As restaurants reopen, owners and managers are trying to be more vigilant about the spread of germs—or at least they’re supposed to be. Patrons are seated on patios or at a six-foot distance (with the other tables filled with mannequins or ghosts). Staff wear masks and gloves and wash their hands. Everything is sanitized between uses. Everything, that is, except the menus.
Yes, menus, which customers finger with their grubby little possibly-germ-filled hands and then pass back to the server to be redistributed by the host so they can be fingered by a new set of grubby, germy hands. Ad nauseum. The solution seems pretty easy: What if we got rid of reusable menus altogether?
It wouldn’t even be that hard. Plenty of restaurants already use chalkboards. IHOP has traded its 12-page laminated monstrosity for a simple-two page disposable version. And then there’s one solution that has rested in our hands, or in our smartphones, the whole time.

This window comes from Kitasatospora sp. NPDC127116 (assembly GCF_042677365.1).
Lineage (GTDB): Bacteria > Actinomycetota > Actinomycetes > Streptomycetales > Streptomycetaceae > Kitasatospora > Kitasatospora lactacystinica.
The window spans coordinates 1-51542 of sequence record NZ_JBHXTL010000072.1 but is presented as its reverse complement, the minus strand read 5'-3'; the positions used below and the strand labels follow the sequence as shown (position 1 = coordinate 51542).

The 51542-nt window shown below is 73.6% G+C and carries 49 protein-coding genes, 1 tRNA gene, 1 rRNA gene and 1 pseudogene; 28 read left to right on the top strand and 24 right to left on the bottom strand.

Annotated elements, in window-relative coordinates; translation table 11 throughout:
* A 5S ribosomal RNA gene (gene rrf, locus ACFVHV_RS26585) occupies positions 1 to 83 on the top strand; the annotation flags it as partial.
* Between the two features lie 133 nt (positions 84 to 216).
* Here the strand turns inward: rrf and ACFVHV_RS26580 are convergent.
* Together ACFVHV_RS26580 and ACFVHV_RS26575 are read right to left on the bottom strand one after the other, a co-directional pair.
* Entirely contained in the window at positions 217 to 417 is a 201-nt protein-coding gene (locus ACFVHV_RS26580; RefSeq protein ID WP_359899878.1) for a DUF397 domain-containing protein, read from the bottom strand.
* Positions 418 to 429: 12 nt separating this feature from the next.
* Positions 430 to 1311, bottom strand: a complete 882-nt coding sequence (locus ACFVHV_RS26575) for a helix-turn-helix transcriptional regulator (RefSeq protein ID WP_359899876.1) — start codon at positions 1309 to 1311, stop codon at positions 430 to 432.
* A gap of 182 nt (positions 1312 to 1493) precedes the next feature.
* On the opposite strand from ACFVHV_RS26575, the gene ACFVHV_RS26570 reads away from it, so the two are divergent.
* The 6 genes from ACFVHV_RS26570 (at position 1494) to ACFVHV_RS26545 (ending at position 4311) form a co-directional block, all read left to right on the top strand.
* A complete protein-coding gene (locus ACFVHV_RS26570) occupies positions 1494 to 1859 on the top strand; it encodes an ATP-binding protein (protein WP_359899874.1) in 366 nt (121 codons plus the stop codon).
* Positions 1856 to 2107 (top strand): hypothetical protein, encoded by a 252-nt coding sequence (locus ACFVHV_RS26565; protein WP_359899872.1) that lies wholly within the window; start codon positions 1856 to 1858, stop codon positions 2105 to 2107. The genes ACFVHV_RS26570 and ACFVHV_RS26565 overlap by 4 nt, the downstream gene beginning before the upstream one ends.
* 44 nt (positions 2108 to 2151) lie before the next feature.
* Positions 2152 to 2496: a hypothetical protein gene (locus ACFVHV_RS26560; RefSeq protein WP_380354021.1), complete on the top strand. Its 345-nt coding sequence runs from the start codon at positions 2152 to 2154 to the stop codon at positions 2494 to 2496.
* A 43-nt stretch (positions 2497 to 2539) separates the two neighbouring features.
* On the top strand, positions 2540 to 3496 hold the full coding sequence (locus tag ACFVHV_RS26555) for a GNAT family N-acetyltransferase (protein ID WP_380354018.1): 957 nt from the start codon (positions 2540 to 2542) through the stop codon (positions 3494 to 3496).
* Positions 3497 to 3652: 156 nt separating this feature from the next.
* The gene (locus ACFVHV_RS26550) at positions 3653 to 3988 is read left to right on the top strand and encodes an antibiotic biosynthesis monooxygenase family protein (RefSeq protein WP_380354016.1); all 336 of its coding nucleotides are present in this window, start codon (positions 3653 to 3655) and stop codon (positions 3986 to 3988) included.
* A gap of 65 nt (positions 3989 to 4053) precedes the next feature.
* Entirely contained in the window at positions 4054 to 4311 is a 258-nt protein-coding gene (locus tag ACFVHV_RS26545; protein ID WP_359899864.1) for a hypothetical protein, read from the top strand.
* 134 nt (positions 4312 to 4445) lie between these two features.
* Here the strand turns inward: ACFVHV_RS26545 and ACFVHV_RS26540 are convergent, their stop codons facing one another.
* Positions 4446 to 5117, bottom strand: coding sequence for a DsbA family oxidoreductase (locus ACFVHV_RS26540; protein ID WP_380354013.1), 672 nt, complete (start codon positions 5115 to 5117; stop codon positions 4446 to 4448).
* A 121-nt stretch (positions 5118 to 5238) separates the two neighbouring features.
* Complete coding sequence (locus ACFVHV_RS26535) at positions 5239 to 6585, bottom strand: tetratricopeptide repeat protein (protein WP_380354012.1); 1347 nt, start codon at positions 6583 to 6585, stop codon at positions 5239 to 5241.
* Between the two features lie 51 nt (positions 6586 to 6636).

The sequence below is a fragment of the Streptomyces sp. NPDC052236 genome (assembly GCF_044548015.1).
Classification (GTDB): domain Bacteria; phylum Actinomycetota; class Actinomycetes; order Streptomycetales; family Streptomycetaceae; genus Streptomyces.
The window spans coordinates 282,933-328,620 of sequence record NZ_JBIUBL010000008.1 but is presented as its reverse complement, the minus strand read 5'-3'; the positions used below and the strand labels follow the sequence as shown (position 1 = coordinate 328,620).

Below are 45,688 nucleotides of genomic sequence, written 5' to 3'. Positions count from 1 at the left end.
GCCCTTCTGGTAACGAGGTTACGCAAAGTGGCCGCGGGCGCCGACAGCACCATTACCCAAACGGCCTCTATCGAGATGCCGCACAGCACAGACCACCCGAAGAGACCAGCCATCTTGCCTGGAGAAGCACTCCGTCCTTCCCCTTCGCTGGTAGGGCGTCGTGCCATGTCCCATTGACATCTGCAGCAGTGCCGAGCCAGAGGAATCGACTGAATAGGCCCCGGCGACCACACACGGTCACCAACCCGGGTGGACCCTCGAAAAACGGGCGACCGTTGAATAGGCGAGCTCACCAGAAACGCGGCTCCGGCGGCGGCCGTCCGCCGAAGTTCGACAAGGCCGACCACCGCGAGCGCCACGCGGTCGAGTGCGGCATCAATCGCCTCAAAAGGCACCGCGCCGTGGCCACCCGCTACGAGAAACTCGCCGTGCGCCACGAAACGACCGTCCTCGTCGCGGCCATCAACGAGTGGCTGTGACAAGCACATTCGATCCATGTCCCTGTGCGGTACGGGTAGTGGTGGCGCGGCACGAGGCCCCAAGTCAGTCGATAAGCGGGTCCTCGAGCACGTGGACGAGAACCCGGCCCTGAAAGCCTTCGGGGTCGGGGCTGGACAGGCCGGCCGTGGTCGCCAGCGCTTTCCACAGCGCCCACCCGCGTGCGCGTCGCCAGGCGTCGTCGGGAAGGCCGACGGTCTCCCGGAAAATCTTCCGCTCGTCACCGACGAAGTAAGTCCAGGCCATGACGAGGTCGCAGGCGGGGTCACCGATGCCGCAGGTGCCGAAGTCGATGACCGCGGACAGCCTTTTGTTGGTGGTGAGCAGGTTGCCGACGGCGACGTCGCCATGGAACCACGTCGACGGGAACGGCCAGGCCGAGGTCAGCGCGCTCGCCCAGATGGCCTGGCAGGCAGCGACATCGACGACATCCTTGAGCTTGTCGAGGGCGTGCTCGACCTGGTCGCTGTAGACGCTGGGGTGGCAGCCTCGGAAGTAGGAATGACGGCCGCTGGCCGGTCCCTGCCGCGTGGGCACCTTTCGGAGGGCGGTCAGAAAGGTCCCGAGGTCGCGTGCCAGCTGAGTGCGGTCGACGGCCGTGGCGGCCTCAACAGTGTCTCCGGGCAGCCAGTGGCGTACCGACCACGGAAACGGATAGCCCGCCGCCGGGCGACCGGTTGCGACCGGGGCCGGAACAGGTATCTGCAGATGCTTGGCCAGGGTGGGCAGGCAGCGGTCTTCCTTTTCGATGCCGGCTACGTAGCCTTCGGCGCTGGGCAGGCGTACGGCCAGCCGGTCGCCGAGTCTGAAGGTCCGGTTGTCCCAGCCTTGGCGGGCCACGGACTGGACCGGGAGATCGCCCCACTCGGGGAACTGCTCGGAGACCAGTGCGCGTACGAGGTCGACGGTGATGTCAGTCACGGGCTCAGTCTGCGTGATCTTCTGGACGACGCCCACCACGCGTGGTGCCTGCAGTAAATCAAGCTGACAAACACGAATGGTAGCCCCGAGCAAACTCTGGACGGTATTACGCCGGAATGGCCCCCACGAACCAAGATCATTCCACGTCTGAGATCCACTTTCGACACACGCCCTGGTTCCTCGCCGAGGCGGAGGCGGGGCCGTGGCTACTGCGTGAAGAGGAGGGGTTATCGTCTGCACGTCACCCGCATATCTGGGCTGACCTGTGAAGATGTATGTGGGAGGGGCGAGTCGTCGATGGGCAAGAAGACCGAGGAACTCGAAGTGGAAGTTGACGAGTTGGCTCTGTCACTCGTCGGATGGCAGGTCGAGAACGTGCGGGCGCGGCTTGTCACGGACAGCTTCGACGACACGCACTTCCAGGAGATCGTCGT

Yep, it’s the QR code. Just point your smartphone at it, scan, and read on your screen (contaminated by nobody’s germs but your own). Restaurants in Asia, primarily China, have been using them for years, and they’ve already been adopted in restaurants across the U.S., including in New Orleans, Las Vegas, and Eugene, Oregon. Jean-Georges Vongerichten has also said he will start using them in his New York restaurants, not only for customers to order but also to pay their checks.
Grub Street profiles a high-school sophomore named Iskander Khan who has been developing QR code menus for New York City restaurants, funded by a $1,500 grant from his school. He was inspired by a conversation he had with a restaurant server back in March: “What was annoying her was she was having to wash the menus after every person touches them. That’s one thing she was doing to prevent the spread of the coronavirus.” The codes will be placed in plastic menu holders on tables.
But what of the 30% of Americans who don’t own smartphones? “It’s unlikely that we’ll lose paper menus completely anytime soon,” Grub Street concedes, “but why are they still the default? People already look at, and are dependent on, online menus. It’s at the computer that many young diners really spend time figuring out what they want to eat, long before they ever get to a given restaurant. Given this, single-use paper menus can seem, well, rather wasteful.”
Oh brave new world, with no restaurant menus in it!